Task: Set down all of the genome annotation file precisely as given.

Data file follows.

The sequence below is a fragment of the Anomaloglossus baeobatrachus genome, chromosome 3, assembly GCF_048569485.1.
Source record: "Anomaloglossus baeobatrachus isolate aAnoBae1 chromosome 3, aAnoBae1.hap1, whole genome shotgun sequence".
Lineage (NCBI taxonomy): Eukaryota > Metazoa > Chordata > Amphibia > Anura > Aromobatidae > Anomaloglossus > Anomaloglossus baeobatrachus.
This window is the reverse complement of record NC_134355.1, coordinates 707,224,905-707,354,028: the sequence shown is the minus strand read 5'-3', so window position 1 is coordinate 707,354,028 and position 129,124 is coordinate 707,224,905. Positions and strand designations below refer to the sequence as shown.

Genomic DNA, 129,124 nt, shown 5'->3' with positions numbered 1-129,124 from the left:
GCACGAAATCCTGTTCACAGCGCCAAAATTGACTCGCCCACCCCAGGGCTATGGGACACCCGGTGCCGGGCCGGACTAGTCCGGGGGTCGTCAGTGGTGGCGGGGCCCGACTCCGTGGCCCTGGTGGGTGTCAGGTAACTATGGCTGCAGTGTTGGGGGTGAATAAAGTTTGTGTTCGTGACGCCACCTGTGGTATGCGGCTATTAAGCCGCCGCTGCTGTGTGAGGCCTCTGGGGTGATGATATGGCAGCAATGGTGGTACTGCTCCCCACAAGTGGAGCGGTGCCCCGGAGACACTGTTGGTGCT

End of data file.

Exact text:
The sequence below is a fragment of the Anomaloglossus baeobatrachus genome, chromosome 3, assembly GCF_048569485.1.
Source record: "Anomaloglossus baeobatrachus isolate aAnoBae1 chromosome 3, aAnoBae1.hap1, whole genome shotgun sequence".
Lineage (NCBI taxonomy): Eukaryota > Metazoa > Chordata > Amphibia > Anura > Aromobatidae > Anomaloglossus > Anomaloglossus baeobatrachus.
This window is the reverse complement of record NC_134355.1, coordinates 707,224,905-707,354,028: the sequence shown is the minus strand read 5'-3', so window position 1 is coordinate 707,354,028 and position 129,124 is coordinate 707,224,905. Positions and strand designations below refer to the sequence as shown.

Genomic DNA, 129,124 nt, shown 5'->3' with positions numbered 1-129,124 from the left:
GCACGAAATCCTGTTCACAGCGCCAAAATTGACTCGCCCACCCCAGGGCTATGGGACACCCGGTGCCGGGCCGGACTAGTCCGGGGGTCGTCAGTGGTGGCGGGGCCCGACTCCGTGGCCCTGGTGGGTGTCAGGTAACTATGGCTGCAGTGTTGGGGGTGAATAAAGTTTGTGTTCGTGACGCCACCTGTGGTATGCGGCTATTAAGCCGCCGCTGCTGTGTGAGGCCTCTGGGGTGATGATATGGCAGCAATGGTGGTACTGCTCCCCACAAGTGGAGCGGTGCCCCGGAGACACTGTTGGTGCT